The Traveling Vietnam Wall has come to our city and for those of us who cannot get to Washington, DC, it is an awesome event. My husband and I went to see it on Friday morning. It was about 10amand there were a few people there but not many because it was a work day. I was amazed at how quiet it was. The few people that were there spoke in whispers and even the high school football team practicing on a field not too far away was not loud enough to be distracting. The length and
shape of the wall was an overwhelming sight. I was so taken aback by this that the thought of what the real wall looked like in DC in comparison just blew me away. And then there were the names...all those names.
My husband held my hand as we walked along the wall just completely mezmerised by the number of names on each panel. All those young men and women (there are 9 women on the wall) who gave their lives for our country. It is heart wrenching. Those of us who lived thru those years remember so many who received that ominous draft notice even on the day they graduated from high school. My husband joined the Navy during the Vietnam War (and yes, it was a war). He was assigned to an aircraft carrier, the USS Forrestal. In 1967, the Forrestal was off the coast of North Vietnam when bombs (originally from WWII) stored in the carrier exploded, tearing thru a good portion of it and killing 134 Navy personnel. My husband was one of the lucky ones. He survived that awful day in July, 1967 with no injuries. When we reached that panel on the Vietnam Wall where the names of his 134 shipmates were printed, my husband did something I have only seen him do 3 times in the 40+ years that I have known him....he cried. He squeezed my hand as his fingers touched the names. Without a word, we walked back to the car.
We have not spoken about that morning and I doubt we will. Vietnam is not a subject my husband chooses to talk about. The only experience he has ever shared with me is when he came home on the plane and the officer in charge told all of them to remove their uniforms and change into civies. People in the US were very unhappy about the war and soldiers and sailors returning home were being treated shamefully. The officer was trying to make their homecoming easier.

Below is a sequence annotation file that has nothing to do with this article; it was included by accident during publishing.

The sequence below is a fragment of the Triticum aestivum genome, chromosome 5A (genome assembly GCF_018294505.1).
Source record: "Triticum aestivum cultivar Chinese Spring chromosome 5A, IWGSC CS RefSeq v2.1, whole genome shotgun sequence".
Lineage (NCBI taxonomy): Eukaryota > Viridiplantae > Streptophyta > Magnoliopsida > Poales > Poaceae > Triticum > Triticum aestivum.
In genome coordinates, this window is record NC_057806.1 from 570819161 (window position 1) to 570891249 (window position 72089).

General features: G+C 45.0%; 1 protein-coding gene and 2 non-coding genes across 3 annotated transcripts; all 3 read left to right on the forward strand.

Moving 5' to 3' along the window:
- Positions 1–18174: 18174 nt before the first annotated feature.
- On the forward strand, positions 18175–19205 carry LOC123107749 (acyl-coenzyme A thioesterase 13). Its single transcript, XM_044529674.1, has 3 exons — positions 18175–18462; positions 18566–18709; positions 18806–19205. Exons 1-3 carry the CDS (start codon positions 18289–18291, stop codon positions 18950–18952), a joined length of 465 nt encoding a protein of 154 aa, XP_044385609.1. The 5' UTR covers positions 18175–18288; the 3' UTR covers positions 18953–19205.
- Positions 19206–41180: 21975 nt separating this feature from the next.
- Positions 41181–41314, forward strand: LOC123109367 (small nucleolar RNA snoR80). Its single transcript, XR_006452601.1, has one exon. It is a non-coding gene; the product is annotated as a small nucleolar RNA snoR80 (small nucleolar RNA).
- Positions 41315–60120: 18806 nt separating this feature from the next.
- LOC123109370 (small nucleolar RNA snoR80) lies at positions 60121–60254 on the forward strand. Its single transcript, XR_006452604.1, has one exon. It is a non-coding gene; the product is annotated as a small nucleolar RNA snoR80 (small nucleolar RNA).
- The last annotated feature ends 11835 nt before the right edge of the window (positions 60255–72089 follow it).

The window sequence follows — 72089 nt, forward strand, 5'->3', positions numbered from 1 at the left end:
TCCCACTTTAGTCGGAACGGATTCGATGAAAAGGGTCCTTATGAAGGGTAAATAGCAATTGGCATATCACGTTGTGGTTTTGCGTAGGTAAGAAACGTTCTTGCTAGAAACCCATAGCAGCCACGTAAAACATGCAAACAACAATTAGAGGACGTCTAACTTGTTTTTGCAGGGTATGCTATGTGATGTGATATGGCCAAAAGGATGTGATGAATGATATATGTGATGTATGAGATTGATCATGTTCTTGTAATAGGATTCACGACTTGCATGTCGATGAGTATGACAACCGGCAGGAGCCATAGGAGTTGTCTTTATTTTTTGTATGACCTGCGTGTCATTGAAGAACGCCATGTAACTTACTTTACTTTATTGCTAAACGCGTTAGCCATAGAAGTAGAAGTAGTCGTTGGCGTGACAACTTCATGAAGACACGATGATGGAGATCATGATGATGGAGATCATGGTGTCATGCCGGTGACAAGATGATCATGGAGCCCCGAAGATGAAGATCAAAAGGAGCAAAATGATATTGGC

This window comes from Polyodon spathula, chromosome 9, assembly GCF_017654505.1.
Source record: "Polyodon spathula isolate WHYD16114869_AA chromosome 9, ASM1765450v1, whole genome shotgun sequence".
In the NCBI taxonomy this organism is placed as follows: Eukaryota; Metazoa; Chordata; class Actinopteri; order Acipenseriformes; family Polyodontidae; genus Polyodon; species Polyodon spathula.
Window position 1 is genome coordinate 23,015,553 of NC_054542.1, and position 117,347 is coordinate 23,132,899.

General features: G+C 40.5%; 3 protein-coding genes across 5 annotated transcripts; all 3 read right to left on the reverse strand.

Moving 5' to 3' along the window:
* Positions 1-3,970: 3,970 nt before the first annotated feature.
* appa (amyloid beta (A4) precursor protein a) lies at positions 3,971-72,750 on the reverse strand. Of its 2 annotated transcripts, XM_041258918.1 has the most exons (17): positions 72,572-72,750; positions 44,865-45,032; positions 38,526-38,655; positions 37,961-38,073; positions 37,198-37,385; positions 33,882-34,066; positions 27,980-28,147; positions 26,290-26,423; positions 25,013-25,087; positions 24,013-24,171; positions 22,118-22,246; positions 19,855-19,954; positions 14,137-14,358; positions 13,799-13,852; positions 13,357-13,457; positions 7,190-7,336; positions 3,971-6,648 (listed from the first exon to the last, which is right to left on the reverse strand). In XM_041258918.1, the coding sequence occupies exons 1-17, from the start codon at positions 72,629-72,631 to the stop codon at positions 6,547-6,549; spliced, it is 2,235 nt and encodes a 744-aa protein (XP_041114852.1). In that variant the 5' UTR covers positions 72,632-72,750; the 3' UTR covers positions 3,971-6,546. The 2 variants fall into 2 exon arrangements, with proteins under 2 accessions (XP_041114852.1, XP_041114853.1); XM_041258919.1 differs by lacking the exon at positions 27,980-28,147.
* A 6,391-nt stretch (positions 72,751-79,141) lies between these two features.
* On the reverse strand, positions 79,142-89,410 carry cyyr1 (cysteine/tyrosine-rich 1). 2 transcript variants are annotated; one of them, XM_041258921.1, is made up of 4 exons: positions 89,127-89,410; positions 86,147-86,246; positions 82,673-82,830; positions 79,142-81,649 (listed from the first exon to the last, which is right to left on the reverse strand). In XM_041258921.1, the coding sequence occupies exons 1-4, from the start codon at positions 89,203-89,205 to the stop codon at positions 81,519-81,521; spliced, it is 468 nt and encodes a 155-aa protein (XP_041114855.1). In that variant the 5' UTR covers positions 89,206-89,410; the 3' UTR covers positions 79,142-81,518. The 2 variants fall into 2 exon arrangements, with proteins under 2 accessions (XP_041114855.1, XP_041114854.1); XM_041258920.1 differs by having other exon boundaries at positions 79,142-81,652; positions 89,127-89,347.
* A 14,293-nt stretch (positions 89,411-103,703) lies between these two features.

Watching the local news Saturday night, they covered a parade which took place down the main street. It was led by bands and flags. Behind that were 100+ Vietnam vets walking to the traveling wall and lining the street were the citizens of our city clapping and cheering these veterans who never received this welcome when they came home over 40 years ago. Amidst the crowd of Vietnam vets were young veterans from the wars in Iraq and Afghanistan. One of these young men was interviewed by a news reporter. He said, "It doesn't matter if the war was popular or not. These men and women fought for their country and they deserved the kind of homecoming we in the service get today. This is a long time coming and I am proud to walk with them."
So whether you believe in a war or not, please remember that there are men and women who are doing their jobs in the most dangerous situations. They are doing it because of their duty and love of country and they should be celebrated for it for all time.